As I continued past the house, all of a sudden I caught a whiff of kids’ sunscreen, and I was instantly transported. I couldn’t help but grin, a huge ear-to-ear smile that took me totally off-guard. It was one of those olfactory memories that comes out of nowhere and takes your breath away. That smell was pure childhood summer to me — vacations up the CA coast, beach trips and running around the infield at the racetrack. Sunshine and swimming in a lake. Sandwiches, sodas, and giggles. I could practically smell the Italian bread we’d buy on our way to the races, a scent that mingled with sunscreen as my sister and I squirmed away from my mom, much more interested in lunch and the cookies that would follow than whatever hypothetical sunburn might befall us. In my mind’s eye I could see the geese that would honk and hiss at us despite our well-meaning offerings of bread (it was too good for them anyway… oh, that bread!). The grass under our feet as we ran from the far end of the infield to the other, determined to try to get a glimpse of those beautiful horses twice in one race. The feel of a cold can of black cherry Shasta I’d eagerly fish out of the cooler. Or the feel of the warm lake water of Havasu as we splashed outside the houseboat, life vests bright in the sun, and my dad eternally tidying and hanging up soggy towels. The games of Acey Deucey we’d play those evenings, betting with piles of little river stones, our foreheads slightly pink from the day despite repeated applications of sunscreen.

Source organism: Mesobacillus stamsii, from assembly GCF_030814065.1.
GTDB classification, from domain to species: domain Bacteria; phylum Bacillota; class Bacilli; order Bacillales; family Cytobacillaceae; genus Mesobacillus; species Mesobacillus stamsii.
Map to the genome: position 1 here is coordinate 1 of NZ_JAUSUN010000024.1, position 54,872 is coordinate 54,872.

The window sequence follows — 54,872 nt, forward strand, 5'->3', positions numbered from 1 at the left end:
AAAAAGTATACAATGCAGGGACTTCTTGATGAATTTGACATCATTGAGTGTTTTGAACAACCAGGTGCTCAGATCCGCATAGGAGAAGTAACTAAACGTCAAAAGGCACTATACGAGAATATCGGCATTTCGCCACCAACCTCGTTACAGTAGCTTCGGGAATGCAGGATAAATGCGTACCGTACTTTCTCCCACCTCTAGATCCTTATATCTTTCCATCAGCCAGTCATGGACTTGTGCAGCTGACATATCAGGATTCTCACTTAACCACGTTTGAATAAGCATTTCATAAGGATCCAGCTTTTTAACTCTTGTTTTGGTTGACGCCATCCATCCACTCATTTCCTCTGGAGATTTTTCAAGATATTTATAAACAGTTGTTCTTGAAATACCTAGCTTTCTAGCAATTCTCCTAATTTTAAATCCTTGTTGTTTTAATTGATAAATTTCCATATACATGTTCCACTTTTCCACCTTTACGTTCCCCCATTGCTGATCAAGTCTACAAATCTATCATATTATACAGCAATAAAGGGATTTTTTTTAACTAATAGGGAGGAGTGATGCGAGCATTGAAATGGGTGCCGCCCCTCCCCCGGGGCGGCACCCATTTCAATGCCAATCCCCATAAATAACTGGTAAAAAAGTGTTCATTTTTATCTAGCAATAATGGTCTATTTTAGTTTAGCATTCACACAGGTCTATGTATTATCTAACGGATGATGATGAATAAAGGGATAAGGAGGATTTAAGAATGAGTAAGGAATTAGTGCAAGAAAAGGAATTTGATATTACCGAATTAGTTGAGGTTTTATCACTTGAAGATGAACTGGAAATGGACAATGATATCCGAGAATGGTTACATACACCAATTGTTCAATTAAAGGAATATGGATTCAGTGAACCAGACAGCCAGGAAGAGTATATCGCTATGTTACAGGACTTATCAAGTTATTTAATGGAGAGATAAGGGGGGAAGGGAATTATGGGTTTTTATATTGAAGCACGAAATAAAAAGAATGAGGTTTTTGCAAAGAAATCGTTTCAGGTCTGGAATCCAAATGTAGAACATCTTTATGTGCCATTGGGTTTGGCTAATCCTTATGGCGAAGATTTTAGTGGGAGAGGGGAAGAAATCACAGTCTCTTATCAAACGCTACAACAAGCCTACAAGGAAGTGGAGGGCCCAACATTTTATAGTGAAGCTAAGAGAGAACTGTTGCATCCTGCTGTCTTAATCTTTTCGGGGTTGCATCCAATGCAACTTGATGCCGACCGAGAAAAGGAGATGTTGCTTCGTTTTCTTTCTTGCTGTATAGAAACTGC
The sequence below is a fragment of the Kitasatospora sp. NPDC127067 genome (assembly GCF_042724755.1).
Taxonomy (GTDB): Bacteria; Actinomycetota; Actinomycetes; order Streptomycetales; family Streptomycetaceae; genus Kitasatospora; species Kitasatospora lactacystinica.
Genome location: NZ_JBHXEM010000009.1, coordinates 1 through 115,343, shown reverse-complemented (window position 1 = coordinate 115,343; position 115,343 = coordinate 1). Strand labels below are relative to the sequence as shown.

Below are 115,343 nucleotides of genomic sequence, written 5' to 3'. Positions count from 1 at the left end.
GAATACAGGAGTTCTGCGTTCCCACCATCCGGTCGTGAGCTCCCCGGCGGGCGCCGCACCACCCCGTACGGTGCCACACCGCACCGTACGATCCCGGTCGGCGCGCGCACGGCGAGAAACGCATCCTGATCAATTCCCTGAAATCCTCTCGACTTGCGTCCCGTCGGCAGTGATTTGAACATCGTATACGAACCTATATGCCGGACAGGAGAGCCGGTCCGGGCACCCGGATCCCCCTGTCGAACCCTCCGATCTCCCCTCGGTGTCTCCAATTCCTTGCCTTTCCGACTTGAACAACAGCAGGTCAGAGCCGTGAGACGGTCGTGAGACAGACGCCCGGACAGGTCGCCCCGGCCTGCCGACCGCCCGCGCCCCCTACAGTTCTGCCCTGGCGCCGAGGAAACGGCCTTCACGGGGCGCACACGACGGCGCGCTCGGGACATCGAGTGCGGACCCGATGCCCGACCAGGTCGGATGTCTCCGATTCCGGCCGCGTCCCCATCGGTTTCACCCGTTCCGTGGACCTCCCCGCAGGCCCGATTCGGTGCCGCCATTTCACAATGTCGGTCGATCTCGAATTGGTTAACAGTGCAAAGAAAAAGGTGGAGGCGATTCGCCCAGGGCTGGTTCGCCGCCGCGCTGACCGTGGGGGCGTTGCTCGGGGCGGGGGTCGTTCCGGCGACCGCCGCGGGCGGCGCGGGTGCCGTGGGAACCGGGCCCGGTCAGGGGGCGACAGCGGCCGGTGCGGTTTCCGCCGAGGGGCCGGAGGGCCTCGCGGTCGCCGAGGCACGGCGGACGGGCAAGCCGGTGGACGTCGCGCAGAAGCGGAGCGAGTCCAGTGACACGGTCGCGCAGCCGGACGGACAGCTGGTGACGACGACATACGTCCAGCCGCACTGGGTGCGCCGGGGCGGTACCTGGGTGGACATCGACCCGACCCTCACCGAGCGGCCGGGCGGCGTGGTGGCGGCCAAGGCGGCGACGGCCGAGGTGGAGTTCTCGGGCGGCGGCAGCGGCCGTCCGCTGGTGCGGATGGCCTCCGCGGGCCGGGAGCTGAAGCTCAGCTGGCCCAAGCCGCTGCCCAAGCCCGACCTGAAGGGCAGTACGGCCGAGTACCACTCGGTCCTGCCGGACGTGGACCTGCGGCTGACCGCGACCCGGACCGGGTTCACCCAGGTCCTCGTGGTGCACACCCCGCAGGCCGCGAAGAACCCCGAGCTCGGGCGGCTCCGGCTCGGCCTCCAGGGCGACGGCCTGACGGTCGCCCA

I had a happy childhood. Summers felt like a golden time, and that unexpected waft of sunblock on the breeze this morning made me remember just how beautiful summers can be. This year, as we stretch our wings and rediscover the world outside our front doors, I’d like to try to hold onto that golden, joyful summer spirit. We didn’t care if we were sweaty and tired. It was all about the joy of the moment… and those moments smelled like sunscreen.